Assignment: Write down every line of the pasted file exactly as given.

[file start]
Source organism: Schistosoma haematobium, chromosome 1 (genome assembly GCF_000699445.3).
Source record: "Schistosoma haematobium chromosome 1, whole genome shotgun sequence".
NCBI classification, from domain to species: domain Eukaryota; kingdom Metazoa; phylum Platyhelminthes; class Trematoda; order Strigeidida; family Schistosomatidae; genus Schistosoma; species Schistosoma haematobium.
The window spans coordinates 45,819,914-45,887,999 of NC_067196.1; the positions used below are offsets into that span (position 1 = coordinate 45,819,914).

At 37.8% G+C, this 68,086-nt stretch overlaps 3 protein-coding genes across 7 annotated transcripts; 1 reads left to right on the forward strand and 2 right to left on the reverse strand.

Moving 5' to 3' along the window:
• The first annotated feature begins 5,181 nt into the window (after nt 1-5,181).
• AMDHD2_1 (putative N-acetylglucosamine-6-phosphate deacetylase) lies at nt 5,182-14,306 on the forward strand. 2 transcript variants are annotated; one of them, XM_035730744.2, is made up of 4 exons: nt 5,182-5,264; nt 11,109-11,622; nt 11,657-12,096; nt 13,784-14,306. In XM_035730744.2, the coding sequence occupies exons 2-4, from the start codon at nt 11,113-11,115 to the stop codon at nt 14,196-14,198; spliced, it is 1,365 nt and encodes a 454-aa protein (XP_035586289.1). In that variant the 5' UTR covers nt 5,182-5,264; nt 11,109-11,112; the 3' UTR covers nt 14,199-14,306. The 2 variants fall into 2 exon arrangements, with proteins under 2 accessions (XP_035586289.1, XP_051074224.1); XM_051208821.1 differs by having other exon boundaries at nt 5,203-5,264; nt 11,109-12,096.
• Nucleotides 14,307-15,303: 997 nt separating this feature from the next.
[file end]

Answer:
Source organism: Schistosoma haematobium, chromosome 1 (genome assembly GCF_000699445.3).
Source record: "Schistosoma haematobium chromosome 1, whole genome shotgun sequence".
NCBI classification, from domain to species: domain Eukaryota; kingdom Metazoa; phylum Platyhelminthes; class Trematoda; order Strigeidida; family Schistosomatidae; genus Schistosoma; species Schistosoma haematobium.
The window spans coordinates 45,819,914-45,887,999 of NC_067196.1; the positions used below are offsets into that span (position 1 = coordinate 45,819,914).

At 37.8% G+C, this 68,086-nt stretch overlaps 3 protein-coding genes across 7 annotated transcripts; 1 reads left to right on the forward strand and 2 right to left on the reverse strand.

Moving 5' to 3' along the window:
• The first annotated feature begins 5,181 nt into the window (after nt 1-5,181).
• AMDHD2_1 (putative N-acetylglucosamine-6-phosphate deacetylase) lies at nt 5,182-14,306 on the forward strand. 2 transcript variants are annotated; one of them, XM_035730744.2, is made up of 4 exons: nt 5,182-5,264; nt 11,109-11,622; nt 11,657-12,096; nt 13,784-14,306. In XM_035730744.2, the coding sequence occupies exons 2-4, from the start codon at nt 11,113-11,115 to the stop codon at nt 14,196-14,198; spliced, it is 1,365 nt and encodes a 454-aa protein (XP_035586289.1). In that variant the 5' UTR covers nt 5,182-5,264; nt 11,109-11,112; the 3' UTR covers nt 14,199-14,306. The 2 variants fall into 2 exon arrangements, with proteins under 2 accessions (XP_035586289.1, XP_051074224.1); XM_051208821.1 differs by having other exon boundaries at nt 5,203-5,264; nt 11,109-12,096.
• Nucleotides 14,307-15,303: 997 nt separating this feature from the next.